Oecologia

, Volume 174, Issue 2, pp 595–608

Diffuse migratory connectivity in two species of shrubland birds: evidence from stable isotopes

  • Steven T. Knick
  • Matthias Leu
  • John T. Rotenberry
  • Steven E. Hanser
  • Kurt A. Fesenmyer
Conservation ecology - Original research

DOI: 10.1007/s00442-013-2791-8

Cite this article as:
Knick, S.T., Leu, M., Rotenberry, J.T. et al. Oecologia (2014) 174: 595. doi:10.1007/s00442-013-2791-8

Abstract

Connecting seasonal ranges of migratory birds is important for understanding the annual template of stressors that influence their populations. Brewer’s sparrows (Spizella breweri) and sagebrush sparrows (Artemisiospiza nevadensis) share similar sagebrush (Artemisia spp.) habitats for breeding but have different population trends that might be related to winter location. To link breeding and winter ranges, we created isoscapes of deuterium [stable isotope ratio (δ) of deuterium; δ2H] and nitrogen (δ15N) for each species modeled from isotope ratios measured in feathers of 264 Brewer’s and 82 sagebrush sparrows and environmental characteristics at capture locations across their breeding range. We then used feather \(\delta^{2} {\text{H}}_{\text{f}}\) and \(\delta^{15} {\text{N}}_{\text{f}}\) measured in 1,029 Brewer’s and 527 sagebrush sparrows captured on winter locations in southwestern United States to assign probable breeding ranges. Intraspecies population mixing from across the breeding range was strong for both Brewer’s and sagebrush sparrows on winter ranges. Brewer’s sparrows but not sagebrush sparrows were linked to more northerly breeding locations in the eastern part of their winter range. Winter location was not related to breeding population trends estimated from US Geological Survey Breeding Bird Survey routes for either Brewer’s or sagebrush sparrows. Primary drivers of population dynamics are likely independent for each species; Brewer’s and sagebrush sparrows captured at the same winter location did not share predicted breeding locations or population trends. The diffuse migratory connectivity displayed by Brewer’s and sagebrush sparrows measured at the coarse spatial resolution in our analysis also suggests that local environments rather than broad regional characteristics are primary drivers of annual population trends.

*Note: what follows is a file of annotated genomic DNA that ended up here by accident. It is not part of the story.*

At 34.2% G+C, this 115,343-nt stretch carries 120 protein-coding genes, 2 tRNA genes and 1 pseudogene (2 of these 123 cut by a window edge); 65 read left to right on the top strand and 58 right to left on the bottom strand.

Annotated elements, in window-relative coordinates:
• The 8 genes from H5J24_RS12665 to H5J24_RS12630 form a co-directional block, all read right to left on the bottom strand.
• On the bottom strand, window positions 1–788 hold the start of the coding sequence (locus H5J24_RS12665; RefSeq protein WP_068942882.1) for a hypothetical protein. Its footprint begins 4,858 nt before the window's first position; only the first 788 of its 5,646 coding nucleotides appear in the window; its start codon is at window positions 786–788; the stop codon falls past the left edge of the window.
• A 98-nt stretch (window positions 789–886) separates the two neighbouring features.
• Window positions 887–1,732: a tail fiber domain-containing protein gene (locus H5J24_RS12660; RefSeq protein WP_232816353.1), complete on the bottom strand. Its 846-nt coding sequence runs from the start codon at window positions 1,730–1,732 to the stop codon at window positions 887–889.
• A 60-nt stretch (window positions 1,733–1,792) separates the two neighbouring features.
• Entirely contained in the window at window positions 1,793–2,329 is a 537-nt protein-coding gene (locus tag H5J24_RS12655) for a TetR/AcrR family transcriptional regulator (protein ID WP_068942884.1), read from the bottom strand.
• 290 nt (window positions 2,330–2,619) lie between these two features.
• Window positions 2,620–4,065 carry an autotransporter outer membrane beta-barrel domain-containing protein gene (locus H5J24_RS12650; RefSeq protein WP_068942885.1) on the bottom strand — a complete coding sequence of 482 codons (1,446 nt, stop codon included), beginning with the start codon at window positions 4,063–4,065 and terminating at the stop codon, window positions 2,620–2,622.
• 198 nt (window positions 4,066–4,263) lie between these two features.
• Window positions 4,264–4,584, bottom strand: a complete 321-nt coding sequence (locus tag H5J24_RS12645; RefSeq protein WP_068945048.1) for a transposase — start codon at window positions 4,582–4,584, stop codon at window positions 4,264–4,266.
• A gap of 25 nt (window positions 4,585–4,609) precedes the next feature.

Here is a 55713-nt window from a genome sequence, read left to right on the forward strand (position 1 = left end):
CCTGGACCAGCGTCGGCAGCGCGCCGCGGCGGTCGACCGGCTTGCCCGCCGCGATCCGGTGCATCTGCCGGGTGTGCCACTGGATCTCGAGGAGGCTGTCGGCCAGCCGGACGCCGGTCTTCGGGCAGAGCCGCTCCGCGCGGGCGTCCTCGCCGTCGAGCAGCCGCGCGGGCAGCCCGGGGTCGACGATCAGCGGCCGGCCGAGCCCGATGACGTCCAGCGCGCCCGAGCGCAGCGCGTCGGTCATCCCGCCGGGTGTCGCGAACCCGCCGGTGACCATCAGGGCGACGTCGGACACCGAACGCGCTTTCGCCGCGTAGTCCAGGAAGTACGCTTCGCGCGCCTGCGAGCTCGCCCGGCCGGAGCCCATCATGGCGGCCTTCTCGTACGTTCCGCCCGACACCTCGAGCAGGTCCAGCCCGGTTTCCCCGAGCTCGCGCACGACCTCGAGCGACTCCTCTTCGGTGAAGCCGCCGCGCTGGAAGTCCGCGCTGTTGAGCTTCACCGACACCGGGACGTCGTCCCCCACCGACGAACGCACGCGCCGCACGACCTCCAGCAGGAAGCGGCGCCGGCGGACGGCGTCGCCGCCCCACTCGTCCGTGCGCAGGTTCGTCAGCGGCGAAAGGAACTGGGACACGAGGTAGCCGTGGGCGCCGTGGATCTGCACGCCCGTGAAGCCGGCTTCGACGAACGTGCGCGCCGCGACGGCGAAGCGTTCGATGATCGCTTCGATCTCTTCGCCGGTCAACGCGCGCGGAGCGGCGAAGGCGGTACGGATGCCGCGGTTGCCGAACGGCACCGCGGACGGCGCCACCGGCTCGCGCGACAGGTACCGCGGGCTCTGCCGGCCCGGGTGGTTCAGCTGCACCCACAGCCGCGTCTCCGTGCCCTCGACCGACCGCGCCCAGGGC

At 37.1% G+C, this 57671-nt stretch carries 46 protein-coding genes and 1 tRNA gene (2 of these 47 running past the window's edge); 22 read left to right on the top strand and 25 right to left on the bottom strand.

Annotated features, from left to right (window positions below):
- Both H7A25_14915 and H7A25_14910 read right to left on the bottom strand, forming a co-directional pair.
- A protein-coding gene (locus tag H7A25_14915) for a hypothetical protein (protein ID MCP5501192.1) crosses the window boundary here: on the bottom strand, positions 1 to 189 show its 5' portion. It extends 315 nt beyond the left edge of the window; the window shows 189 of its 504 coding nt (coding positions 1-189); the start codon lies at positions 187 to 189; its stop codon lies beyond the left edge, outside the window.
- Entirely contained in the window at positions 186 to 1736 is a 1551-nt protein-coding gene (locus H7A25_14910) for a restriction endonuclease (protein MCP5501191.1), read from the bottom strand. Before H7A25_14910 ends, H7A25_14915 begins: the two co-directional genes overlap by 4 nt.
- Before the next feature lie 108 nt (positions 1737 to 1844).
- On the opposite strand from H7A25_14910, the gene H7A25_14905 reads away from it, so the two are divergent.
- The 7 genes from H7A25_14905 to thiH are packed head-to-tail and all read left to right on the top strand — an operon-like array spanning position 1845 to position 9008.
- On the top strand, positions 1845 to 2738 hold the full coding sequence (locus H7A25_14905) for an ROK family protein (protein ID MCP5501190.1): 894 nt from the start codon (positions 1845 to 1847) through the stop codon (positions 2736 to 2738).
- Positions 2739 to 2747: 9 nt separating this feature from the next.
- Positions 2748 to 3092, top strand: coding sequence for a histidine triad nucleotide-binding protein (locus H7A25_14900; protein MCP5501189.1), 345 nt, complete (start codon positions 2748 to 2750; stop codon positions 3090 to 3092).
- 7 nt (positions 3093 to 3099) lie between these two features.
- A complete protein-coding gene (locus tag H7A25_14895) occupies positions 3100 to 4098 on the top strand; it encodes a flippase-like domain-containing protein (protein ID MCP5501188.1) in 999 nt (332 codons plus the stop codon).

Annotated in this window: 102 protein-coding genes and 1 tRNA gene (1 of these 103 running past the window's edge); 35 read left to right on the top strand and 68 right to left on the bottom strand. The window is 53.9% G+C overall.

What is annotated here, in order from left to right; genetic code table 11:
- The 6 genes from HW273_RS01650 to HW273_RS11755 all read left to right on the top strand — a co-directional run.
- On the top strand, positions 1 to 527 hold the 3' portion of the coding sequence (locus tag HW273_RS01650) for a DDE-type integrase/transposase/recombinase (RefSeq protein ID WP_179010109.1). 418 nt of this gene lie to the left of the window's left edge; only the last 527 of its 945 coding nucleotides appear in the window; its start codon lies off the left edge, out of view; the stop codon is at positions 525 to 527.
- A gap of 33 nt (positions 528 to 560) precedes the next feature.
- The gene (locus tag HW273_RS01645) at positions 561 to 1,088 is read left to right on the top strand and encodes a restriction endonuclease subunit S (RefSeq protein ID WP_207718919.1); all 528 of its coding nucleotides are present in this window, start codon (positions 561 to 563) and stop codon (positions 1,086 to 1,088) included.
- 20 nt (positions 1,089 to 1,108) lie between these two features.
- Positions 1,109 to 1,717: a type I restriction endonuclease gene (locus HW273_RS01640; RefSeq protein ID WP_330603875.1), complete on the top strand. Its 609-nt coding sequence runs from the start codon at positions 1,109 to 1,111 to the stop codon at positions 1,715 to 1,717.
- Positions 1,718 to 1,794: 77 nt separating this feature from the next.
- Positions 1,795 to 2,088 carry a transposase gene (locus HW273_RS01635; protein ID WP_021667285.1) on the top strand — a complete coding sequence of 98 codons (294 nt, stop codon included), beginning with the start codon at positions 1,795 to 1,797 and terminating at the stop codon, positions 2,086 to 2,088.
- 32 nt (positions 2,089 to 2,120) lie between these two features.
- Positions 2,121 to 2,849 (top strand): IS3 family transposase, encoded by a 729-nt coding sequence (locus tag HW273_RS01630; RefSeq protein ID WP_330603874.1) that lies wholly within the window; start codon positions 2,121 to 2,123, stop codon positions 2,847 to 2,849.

Keywords

Artemisiospiza nevadensis Migratory connectivity Sagebrush Spizella breweri Stable isotope 

Copyright information

© Springer-Verlag Berlin Heidelberg (outside the USA) 2013

Authors and Affiliations

  • Steven T. Knick
    • 1
  • Matthias Leu
    • 1
    • 3
  • John T. Rotenberry
    • 2
    • 4
  • Steven E. Hanser
    • 1
  • Kurt A. Fesenmyer
    • 1
    • 5
  1. 1.US Geological Survey, Forest and Rangeland Ecosystem Science Center, Snake River Field StationBoiseUSA
  2. 2.Center for Conservation Biology and Department of BiologyUniversity of CaliforniaRiversideUSA
  3. 3.Biology DepartmentCollege of William and MaryWilliamsburgUSA
  4. 4.College of Biological SciencesUniversity of MinnesotaSt. PaulUSA
  5. 5.Trout UnlimitedBoiseUSA